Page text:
Undeniably, I’m an addict. The first step towards a cure must be admitting the problem, but I’ll proudly fess up and continue planting with no hope for rehabilitation. Knowing that I will not stop, my wife suggests planting on the neighbor’s property, but still I can find plenty of places to plant in the garden, even after thirty-three years.
Long ago, she put a halt to removing any more areas of lawn, but in late autumn a small section of damp, weedy lawn in the lower, rear garden had to go. This was once our family’s ballfield, then a badminton court, but the kids are grown and gone and today it’s the newest addition to the garden. Earlier in spring this small planting area applied a temporary salve to my anxiousness, but in recent weeks I’ve been inspired to begin a collection of aeoniums (cold tender succulents) and now redbuds.
There have been redbuds in the garden from its start, though two variegated leaf ‘Silver Cloud’ redbuds were removed over the past year as the top heavy trees leaned from the garden’s edge to the sun, then nearly leaned out of the ground. Happily, one of the two has sprouted from the roots, with a dozen root suckers now trimmed to three. With a mature tree’s roots it should not be long before it grows again into a substantial tree, and the still exposed trunk that leans at a forty-five degree angle is well hidden behind a wide spreading oakleaf hydrangea.
The challenge I have is planting so that the garden is pleasing to the eye, not only a series of collections. There are nearly forty Japanese maples, many dogwoods, hydrangeas, evergreen and deciduous azaleas, forty or more fern varieties, and on and on, but I don’t think the collections are evident touring the garden. The garden does stand out as chock full of plants, I think, but there’s room for more, and today I planted a yellow leafed ‘Golden Falls’ redbud (above) to join the red leafed ‘Ruby Falls’ (below) planted a few weeks earlier. At least fifty Verbena bonariensis seedlings were trampled while digging, but there are still another thousand (at least), and it’s likely that several terrestrial orchids will need to be moved in another year or two as the redbud grows.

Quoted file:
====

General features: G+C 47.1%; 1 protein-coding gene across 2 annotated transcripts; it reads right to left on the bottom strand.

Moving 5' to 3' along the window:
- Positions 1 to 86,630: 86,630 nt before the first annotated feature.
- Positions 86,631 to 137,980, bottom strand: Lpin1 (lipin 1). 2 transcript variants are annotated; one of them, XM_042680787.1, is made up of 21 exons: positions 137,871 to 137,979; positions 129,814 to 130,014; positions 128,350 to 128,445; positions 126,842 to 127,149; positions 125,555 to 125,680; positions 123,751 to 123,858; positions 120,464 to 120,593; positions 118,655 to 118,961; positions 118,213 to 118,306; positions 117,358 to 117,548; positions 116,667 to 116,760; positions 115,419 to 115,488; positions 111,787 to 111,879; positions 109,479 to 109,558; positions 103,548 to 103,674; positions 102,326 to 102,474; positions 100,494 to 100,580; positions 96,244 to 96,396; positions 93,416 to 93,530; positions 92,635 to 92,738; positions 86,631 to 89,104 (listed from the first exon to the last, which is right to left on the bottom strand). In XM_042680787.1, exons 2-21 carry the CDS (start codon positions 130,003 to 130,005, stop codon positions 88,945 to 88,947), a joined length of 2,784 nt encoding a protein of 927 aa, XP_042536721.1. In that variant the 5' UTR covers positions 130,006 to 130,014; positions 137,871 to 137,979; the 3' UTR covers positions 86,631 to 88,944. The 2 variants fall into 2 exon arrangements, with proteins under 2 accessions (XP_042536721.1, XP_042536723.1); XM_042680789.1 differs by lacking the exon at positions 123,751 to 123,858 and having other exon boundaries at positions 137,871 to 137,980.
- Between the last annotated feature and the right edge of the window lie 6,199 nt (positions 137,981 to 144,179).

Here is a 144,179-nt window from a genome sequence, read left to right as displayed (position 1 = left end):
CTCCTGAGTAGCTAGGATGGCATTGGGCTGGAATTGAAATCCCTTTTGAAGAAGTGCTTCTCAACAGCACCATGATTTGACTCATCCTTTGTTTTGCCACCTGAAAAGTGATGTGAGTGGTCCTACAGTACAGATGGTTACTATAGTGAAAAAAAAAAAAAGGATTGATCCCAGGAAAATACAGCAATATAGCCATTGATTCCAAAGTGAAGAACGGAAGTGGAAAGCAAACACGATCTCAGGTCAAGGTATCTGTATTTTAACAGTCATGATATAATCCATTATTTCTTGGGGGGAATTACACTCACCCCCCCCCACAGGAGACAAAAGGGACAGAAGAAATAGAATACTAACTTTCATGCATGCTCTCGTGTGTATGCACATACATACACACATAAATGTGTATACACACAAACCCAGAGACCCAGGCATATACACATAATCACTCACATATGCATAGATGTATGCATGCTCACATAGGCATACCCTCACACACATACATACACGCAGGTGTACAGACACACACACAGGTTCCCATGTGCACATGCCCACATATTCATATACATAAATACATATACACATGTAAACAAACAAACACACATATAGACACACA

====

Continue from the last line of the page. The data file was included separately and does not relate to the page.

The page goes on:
The two weeping redbuds are not side by side, and I think that both fit wonderfully into their new positions. ‘Ruby Falls is planted close to the unnamed redbud (below) discovered in a North Carolina nursery that is a mutation of the yellow leafed ‘Rising Sun’. I doubt that this prize is worthy of introduction into commerce, but a one-of-a-kind is most treasured in a collection. ‘Golden Falls’ is planted near a ‘Scarlet Fire’ dogwood that was added this year to fill the space vacated when the last of the two ‘Silver Cloud’ redbuds was chopped out.
Two small redbuds, a seedling with red leaves that fade to green (below), and the multicolored leafed ‘Flamethrower’ will someday be treasured additions to the expanded lower, rear garden. No matter that I occasionally think my wife is correct, there is more space to plant, but with very limited space for trees, and still a few Japanese maples I must add, so these could be the last of the redbuds.